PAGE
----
## Section: New Results

### Element metric, element quality and interpolation error metric

Participants : Paul Louis George [correspondant] , Houman Borouchaki.

The metric of a simplex of ${\mathbb{R}}^{d}$ is a metric tensor (symmetric positive definite matrix) in which the element is unity (regular with unit edge lengths). This notion is related to the problem of interpolation error of a given field over a mesh. Let $K$ be a simplex and let us denote by ${v}_{ij}$ the vector joining vertex $i$ and vertex $j$ of $K$. The metric of $K$ can be written as:

where ${v}_{ij}\phantom{\rule{0.166667em}{0ex}}{}^{t}{v}_{ij}$ is a $d\times d$ rank 1 matrix related to edge $ij$.

The metric of a simplex also characterizes the element shape. In particular, if it is the identity, the element is unity. Hence, to define the shape quality of an element, one can determine the gap of the element metric $\mathcal{M}$ and the identity using different measures based on the eigenvalues ${\lambda}_{i}=\frac{1}{{h}_{I}^{2}}$ of $\mathcal{M}$ or those of ${\mathcal{M}}^{-1}$, e.g. ${h}_{i}^{2}$. Notice that metric ${\mathcal{M}}^{-1}$ is directly related to the geometry of the element (edge length, facet area, element volume). The first algebraic shape quality measure ranging from 0 to 1 is defined as the ratio of the geometric average of the eigenvalues of ${\mathcal{M}}^{-1}$ and their arithmetic average:

As the geometric average is smaller than the arithmetic average, this measure is well defined. In addition, it is the algebraic reading of the well-known quality measure defined by:

where the volume and the square of the edge lengths are involved. The algebraic meaning justifies the above geometric measure. The second algebraic shape quality measure is defined as the ratio of the harmonic average of the eigenvalues of ${\mathcal{M}}^{-1}$ and their arithmetic average (ranging also from 0 to 1):

As above, this measure is well defined, the harmonic average being smaller the arithmetic one. From this measure, one can derive another well-known measure involving the roundness and the size of an element (measure which is widely used for convergene issues in finite element methods).

Note that these measures use the invariants of ${\mathcal{M}}^{-1}$ or $\mathcal{M}$ and thus can be evaluated from the coefficients of the characteristical polynomial of those matrices (avoiding the effective calculation of their eigenvalues). Another advantage of the above algebraic shape measures is their easy extensions in an arbitrary Euclidean space. Indeed, if $\mathcal{E}$ is the metric of such a space, the algebraic shape measures read:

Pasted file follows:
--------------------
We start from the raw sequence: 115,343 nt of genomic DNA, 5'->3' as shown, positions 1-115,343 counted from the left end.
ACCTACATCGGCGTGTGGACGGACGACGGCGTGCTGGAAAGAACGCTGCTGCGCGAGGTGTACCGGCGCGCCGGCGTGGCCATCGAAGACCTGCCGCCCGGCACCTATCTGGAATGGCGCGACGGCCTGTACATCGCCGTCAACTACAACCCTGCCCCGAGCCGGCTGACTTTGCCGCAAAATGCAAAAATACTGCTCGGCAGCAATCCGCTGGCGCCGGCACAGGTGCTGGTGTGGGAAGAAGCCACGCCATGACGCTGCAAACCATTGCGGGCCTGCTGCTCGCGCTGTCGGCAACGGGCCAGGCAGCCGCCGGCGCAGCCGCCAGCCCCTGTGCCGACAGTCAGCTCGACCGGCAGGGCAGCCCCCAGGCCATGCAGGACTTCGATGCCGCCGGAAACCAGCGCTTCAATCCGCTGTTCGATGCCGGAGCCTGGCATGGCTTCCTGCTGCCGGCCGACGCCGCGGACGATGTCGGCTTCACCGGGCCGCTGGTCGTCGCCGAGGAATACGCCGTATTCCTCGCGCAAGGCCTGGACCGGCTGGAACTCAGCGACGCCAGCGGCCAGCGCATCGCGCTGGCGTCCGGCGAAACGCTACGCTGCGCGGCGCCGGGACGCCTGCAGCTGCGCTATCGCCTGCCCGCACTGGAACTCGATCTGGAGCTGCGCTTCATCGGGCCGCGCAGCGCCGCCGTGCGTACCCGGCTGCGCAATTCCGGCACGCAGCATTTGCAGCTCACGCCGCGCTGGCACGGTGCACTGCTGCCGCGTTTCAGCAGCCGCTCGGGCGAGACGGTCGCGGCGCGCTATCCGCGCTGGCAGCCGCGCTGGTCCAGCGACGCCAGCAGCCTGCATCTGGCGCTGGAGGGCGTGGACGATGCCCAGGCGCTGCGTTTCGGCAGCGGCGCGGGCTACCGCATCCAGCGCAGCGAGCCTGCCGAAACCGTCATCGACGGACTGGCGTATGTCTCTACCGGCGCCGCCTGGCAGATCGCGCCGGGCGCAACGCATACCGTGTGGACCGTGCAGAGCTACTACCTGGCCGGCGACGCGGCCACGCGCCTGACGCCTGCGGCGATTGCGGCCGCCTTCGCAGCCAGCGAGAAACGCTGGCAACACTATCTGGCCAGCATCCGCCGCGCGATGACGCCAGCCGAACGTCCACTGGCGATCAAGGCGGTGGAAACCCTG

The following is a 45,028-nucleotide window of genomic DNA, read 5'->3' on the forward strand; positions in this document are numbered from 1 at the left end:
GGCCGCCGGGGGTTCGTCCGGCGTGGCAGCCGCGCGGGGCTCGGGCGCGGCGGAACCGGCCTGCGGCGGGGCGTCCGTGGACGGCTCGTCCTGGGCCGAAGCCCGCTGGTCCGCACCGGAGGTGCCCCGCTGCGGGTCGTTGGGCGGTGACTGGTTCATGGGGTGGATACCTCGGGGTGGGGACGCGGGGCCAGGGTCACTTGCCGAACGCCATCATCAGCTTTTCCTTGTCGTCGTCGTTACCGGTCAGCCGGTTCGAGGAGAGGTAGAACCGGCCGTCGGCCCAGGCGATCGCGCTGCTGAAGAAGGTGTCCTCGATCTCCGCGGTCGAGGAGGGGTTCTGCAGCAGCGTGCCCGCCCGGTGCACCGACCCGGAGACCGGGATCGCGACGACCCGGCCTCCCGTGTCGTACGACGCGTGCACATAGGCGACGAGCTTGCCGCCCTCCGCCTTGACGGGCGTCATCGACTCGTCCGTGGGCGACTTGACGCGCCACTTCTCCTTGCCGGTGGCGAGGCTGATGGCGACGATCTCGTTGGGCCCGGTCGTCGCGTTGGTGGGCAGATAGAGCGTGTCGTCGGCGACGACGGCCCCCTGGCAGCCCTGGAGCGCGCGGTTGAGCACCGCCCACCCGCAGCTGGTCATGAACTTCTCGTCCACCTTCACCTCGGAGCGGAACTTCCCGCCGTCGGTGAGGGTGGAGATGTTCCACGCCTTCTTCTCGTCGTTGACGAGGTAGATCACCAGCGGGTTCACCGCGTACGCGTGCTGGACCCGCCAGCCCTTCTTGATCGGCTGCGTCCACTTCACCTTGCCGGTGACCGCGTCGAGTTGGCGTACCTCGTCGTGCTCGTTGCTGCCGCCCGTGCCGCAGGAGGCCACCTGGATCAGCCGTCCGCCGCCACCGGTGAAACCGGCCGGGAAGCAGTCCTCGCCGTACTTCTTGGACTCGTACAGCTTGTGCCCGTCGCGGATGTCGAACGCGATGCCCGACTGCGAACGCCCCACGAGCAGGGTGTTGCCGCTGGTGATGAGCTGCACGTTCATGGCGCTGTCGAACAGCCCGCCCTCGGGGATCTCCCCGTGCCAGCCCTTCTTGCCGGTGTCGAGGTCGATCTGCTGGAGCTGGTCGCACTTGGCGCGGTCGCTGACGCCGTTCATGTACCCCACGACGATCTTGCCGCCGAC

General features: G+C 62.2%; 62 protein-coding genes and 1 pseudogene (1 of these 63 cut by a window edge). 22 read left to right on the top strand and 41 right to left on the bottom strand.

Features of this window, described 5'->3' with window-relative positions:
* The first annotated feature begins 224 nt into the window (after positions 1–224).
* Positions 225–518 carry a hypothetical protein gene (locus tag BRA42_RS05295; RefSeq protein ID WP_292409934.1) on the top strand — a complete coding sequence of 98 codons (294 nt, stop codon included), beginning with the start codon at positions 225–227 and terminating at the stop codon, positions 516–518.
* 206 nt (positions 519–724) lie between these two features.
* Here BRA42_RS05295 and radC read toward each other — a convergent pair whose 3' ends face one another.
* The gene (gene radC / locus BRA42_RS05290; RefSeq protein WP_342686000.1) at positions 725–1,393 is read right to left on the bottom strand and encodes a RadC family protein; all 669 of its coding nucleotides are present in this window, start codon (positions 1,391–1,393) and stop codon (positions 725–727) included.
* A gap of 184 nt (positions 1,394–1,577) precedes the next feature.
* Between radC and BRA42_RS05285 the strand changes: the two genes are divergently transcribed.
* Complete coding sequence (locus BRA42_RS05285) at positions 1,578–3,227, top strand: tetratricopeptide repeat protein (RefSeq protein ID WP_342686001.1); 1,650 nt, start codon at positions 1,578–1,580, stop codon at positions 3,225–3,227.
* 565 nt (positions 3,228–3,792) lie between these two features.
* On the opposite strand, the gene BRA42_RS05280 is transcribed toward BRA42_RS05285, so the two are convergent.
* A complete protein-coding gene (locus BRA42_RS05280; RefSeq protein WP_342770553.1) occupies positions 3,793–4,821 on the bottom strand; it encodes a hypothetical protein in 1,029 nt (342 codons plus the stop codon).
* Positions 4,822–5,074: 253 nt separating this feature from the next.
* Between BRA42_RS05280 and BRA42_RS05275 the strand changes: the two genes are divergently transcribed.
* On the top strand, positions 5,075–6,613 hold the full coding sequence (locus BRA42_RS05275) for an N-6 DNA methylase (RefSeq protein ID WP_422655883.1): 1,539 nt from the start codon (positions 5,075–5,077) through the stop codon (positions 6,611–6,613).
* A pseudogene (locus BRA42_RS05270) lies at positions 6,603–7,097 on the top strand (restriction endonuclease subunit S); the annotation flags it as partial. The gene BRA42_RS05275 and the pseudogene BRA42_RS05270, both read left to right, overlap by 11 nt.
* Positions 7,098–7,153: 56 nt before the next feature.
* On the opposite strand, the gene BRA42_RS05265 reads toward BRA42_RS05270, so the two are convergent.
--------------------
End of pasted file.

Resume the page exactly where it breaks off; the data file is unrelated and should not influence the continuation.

Following this notion of a element metric, a natural work was done regarding how to define the element metric so as to achieve a given accuracy for the interpolation error of a function using a finite element approximation by means of simplices of arbitrary degree.

This is a new approach for the majoration of the interpolation error of a polynomial function of arbitrary degree $n$ interpolated by a polynomial function of degree $n-1$. From that results a metric, the so-called interpolation metric, which allows for a control of the error. The method is based on the geometric and algebraic properties of the metric of a given element, metric in which the element is regular and unit. The interpolation metric plays an important role in advanced computations based on mesh adaptation. The method relies in a Bezier reading of the functions combined with Taylor expansions. In this way, the error in a given element is fully controled at the time the edges of the element are controled.

It is shown that the error in bounded as

where $C$ is a constant depending on $d$ and $n$, ${v}_{ij}$ is the edge from the vertices of $K$ of index $i$ and $j$, ${f}^{\left(n\right)}(.)$ is the derivative of order $n$ of $f$ applied to a $n$-uple uniquely composed of ${v}_{ij}$. If we consider the case $d=2$ and $u=(x,y)$ is a vector in ${\mathbb{R}}^{2}$, we have

where the quadratic forms ${\mathscr{H}}_{(n-2,n-2-i,i)}$ are defined by the matrices of order 2 (with constant entries):

those matrices being the hessians of the derivatives of $f$ of order $n-2$.

This work resulted in a paper submitted in a journal and currently under revision.